Notice to Industry 14: Policy on riding horses during post-arrival quarantine in Australia

​​Introduction

The Department of Agriculture and Water Resources requires all horses imported into Australia from approved countries other than New Zealand and New Caledonia to complete a minimum of 14 days post-arrival quarantine at the government’s biosecurity facility in Mickleham, Victoria. The horses are isolated from the Australian horse population and monitored for any diseases of biosecurity concern to Australia, including equine influenza (EI).  EI is a highly infectious disease of horses that spreads rapidly through direct contact between horses, contact between people and infected horses, and through contact with contaminated fomites (inanimate objects).  The movement of people and objects out of the quarantine area during the quarantine period poses significant risk of introduction of EI to the Australian horse population.  This is what occurred in Sydney in 2007 and resulted in Australia’s only EI outbreak.

Biosecurity

The primary principle of biosecurity is to isolate the imported horses from any direct or indirect contact to the Australian horse population thereby reducing the risk of disease transmission to very low. This is achieved by maintaining tight control over movement of people and objects out of the quarantine facility while horses subject to biosecurity control are present. Only those industry personnel essential for the husbandry of the horses are permitted entry to the facility e.g. grooms, veterinarians and occasionally farriers, who have undertaken an induction and training process.

In accordance with quarantine principles, the risk of an outbreak of exotic equine disease such as EI in the Australian horse population increases with personnel movements out of the quarantine area, especially when those personnel are likely to have contact with Australian horses. Horse riders and equipment are not essential for the daily husbandry of the horses therefore, in the interests of biosecurity, they should not be permitted.

Facilities

The government’s Mickleham facility is designed to meet the basic needs of horses during quarantine and includes the stable complex for housing the animals and the opportunity for some exercise as part of a horse’s daily maintenance i.e. turn out yards, a paddock and a horse walker.  The compound does not provide facilities to allow for training and riding of horses.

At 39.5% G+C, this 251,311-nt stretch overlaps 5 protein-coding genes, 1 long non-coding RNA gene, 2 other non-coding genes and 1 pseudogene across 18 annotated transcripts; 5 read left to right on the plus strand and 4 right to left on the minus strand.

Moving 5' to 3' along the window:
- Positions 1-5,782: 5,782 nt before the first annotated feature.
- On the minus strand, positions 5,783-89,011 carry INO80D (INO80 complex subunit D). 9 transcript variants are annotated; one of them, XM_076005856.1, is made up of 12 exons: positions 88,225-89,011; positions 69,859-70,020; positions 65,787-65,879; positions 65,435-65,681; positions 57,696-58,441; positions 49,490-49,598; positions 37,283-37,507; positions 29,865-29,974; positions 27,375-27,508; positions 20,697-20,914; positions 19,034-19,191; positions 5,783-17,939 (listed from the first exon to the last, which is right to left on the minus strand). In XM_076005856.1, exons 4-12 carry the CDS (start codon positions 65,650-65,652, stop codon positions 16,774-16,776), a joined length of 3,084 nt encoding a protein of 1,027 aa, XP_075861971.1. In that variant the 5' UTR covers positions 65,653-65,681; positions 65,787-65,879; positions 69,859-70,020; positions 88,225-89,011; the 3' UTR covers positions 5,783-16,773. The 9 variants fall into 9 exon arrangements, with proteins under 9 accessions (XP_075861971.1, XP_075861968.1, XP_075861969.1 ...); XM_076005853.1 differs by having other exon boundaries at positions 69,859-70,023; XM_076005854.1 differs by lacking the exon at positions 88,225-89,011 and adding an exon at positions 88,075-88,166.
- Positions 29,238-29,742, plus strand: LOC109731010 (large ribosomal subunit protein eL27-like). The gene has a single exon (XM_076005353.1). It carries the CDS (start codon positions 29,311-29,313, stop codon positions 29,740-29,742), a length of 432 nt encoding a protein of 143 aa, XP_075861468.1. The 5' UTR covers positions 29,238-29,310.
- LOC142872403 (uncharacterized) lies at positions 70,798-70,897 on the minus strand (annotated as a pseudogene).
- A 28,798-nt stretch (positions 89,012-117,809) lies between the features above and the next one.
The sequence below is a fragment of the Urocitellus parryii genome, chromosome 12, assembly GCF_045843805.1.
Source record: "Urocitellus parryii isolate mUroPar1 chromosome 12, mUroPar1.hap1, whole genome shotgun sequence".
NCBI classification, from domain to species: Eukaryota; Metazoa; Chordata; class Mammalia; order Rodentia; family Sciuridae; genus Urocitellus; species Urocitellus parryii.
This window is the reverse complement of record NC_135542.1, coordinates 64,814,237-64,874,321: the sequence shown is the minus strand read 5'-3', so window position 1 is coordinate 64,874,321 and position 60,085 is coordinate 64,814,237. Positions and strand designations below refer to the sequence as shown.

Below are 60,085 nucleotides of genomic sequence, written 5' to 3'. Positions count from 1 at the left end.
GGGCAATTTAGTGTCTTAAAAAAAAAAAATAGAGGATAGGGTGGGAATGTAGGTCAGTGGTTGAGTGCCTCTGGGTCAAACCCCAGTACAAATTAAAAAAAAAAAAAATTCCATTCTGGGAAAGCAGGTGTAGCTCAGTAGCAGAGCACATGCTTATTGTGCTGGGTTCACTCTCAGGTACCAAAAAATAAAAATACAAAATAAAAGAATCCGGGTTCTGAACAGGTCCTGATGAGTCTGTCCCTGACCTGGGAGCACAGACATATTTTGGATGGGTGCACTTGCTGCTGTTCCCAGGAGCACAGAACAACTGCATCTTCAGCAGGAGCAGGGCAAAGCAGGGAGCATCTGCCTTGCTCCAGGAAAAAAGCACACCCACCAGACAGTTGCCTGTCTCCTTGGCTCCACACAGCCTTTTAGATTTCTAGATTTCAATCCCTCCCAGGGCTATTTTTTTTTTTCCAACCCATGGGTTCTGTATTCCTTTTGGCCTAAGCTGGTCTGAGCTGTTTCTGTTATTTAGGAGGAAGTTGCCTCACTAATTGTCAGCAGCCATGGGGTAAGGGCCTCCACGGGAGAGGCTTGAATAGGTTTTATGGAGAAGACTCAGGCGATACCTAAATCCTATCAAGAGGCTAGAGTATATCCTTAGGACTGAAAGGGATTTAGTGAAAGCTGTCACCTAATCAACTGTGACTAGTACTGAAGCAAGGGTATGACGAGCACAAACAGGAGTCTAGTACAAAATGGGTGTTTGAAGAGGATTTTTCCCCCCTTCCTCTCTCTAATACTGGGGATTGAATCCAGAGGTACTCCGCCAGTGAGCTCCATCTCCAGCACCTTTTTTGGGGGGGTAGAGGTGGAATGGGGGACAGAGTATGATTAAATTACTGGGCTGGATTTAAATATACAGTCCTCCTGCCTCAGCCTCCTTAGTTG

WHS

Horses are large and dangerous animals.  Each year in Australia, more deaths are associated with incidents with horses (mostly falls while riding) than with any other animal, including sharks, snakes and spiders (https://www.abc.net.au/news/2017-01-17/horse-more-likely-to-kill-you-th…).  Increasing contact between people and horses during quarantine, and particularly allowing riding of horses in quarantine, would increase the likelihood of a serious incident to staff or industry personnel within the quarantine facility

Insurance and Liability

The Mickleham post arrival quarantine facility was not built to facilitate training and riding of horses in the various disciplines i.e. dressage, jumping, race training, therefore the current insurance policy protects personnel and horses for incidents relating to the maintenance of horse husbandry and welfare in the context of biosecurity control, and not for incidents relating to riding / training of horses. 

Operational implications

Extra people and equipment moving into and out of the quarantine facility would necessitate extra department supervision impacting staff availability for other tasks and potentially increasing costs for importers.

Conclusion

The duration of post-arrival quarantine for horses is short (14 days).  The Mickleham post arrival quarantine facility is designed for the basic needs of horses under biosecurity control and includes the provision for natural exercise (turnout yard, paddock, horse walker).  Given the biosecurity risks associated with increased movements out of the compound, the human health risks associated with riding/training of horses, and the current insurance cover being specific for only basic horse husbandry during quarantine, the department considers that riding of horses during post-arrival quarantine is not necessary or desirable, and does not plan to facilitate the building of horse riding/training facilities.

Alternative Option

Approved Arrangements (AA) may be entered into with the Department of Agriculture and Water Resources which allow operators to manage biosecurity risks using their own premises, facilities, equipment and people, with occasional departmental compliance monitoring in the form of auditing.  The Class 7.12 Approved Arrangement Conditions for Horses outlines the requirements that must be met to register an AA with the department and provides the avenue by which horses that require consistent riding/training within quarantine may be imported. Information on how to apply for an AA.

Last reviewed: 4 November 2019
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